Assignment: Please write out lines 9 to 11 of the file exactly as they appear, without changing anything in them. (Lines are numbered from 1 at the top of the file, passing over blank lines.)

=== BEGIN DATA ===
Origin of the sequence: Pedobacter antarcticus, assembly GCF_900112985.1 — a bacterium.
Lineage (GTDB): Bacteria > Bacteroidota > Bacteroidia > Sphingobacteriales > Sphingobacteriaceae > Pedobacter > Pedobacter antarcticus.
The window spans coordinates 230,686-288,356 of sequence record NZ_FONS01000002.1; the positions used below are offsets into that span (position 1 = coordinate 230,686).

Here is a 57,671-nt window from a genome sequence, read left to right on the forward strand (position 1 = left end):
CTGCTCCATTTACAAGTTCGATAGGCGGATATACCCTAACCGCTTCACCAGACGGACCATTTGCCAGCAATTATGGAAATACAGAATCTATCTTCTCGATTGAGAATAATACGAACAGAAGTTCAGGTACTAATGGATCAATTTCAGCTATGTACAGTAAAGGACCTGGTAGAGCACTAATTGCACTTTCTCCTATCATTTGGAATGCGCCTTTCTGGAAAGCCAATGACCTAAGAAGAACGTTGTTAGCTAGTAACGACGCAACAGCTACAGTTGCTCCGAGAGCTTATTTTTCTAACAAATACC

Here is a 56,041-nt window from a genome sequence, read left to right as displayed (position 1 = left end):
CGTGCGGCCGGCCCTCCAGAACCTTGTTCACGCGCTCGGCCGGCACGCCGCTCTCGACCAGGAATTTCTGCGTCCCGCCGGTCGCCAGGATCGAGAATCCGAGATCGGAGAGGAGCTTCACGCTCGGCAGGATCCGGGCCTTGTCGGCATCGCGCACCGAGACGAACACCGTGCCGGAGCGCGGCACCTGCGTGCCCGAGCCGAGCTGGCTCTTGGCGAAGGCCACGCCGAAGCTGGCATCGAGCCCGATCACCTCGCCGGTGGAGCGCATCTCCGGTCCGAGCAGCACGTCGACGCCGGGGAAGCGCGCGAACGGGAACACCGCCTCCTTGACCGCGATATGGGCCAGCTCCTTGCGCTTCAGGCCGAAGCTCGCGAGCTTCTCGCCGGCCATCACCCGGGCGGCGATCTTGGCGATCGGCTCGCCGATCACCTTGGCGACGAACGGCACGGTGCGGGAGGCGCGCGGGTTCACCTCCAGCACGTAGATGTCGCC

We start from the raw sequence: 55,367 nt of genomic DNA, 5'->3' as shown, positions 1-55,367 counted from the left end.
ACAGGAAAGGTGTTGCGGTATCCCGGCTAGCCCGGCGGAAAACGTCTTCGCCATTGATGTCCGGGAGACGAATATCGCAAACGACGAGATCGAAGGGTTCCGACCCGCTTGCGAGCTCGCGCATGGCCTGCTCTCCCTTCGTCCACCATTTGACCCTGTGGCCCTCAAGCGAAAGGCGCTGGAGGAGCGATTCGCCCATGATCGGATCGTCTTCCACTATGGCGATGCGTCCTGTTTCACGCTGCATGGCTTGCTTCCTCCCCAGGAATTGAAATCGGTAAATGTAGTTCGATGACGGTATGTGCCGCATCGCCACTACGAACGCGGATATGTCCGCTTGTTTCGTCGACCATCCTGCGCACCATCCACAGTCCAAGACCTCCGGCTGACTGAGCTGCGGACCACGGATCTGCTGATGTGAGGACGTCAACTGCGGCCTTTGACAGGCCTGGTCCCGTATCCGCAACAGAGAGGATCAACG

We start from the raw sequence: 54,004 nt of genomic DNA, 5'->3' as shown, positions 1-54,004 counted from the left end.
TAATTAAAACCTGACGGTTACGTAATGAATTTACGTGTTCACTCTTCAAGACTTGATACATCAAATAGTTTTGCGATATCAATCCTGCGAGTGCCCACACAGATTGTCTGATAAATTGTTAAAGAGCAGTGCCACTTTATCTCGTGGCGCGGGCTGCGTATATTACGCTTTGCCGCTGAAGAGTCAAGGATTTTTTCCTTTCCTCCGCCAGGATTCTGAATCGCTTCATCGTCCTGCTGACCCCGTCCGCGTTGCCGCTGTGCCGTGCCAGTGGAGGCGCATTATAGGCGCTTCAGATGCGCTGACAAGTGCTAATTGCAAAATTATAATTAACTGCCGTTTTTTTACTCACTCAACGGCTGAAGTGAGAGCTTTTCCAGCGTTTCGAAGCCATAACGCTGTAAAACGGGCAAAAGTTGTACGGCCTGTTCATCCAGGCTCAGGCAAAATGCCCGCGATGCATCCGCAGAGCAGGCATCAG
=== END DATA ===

ACAGGAAAGGTGTTGCGGTATCCCGGCTAGCCCGGCGGAAAACGTCTTCGCCATTGATGTCCGGGAGACGAATATCGCAAACGACGAGATCGAAGGGTTCCGACCCGCTTGCGAGCTCGCGCATGGCCTGCTCTCCCTTCGTCCACCATTTGACCCTGTGGCCCTCAAGCGAAAGGCGCTGGAGGAGCGATTCGCCCATGATCGGATCGTCTTCCACTATGGCGATGCGTCCTGTTTCACGCTGCATGGCTTGCTTCCTCCCCAGGAATTGAAATCGGTAAATGTAGTTCGATGACGGTATGTGCCGCATCGCCACTACGAACGCGGATATGTCCGCTTGTTTCGTCGACCATCCTGCGCACCATCCACAGTCCAAGACCTCCGGCTGACTGAGCTGCGGACCACGGATCTGCTGATGTGAGGACGTCAACTGCGGCCTTTGACAGGCCTGGTCCCGTATCCGCAACAGAGAGGATCAACG

We start from the raw sequence: 54,004 nt of genomic DNA, 5'->3' as shown, positions 1-54,004 counted from the left end.
TAATTAAAACCTGACGGTTACGTAATGAATTTACGTGTTCACTCTTCAAGACTTGATACATCAAATAGTTTTGCGATATCAATCCTGCGAGTGCCCACACAGATTGTCTGATAAATTGTTAAAGAGCAGTGCCACTTTATCTCGTGGCGCGGGCTGCGTATATTACGCTTTGCCGCTGAAGAGTCAAGGATTTTTTCCTTTCCTCCGCCAGGATTCTGAATCGCTTCATCGTCCTGCTGACCCCGTCCGCGTTGCCGCTGTGCCGTGCCAGTGGAGGCGCATTATAGGCGCTTCAGATGCGCTGACAAGTGCTAATTGCAAAATTATAATTAACTGCCGTTTTTTTACTCACTCAACGGCTGAAGTGAGAGCTTTTCCAGCGTTTCGAAGCCATAACGCTGTAAAACGGGCAAAAGTTGTACGGCCTGTTCATCCAGGCTCAGGCAAAATGCCCGCGATGCATCCGCAGAGCAGGCATCAG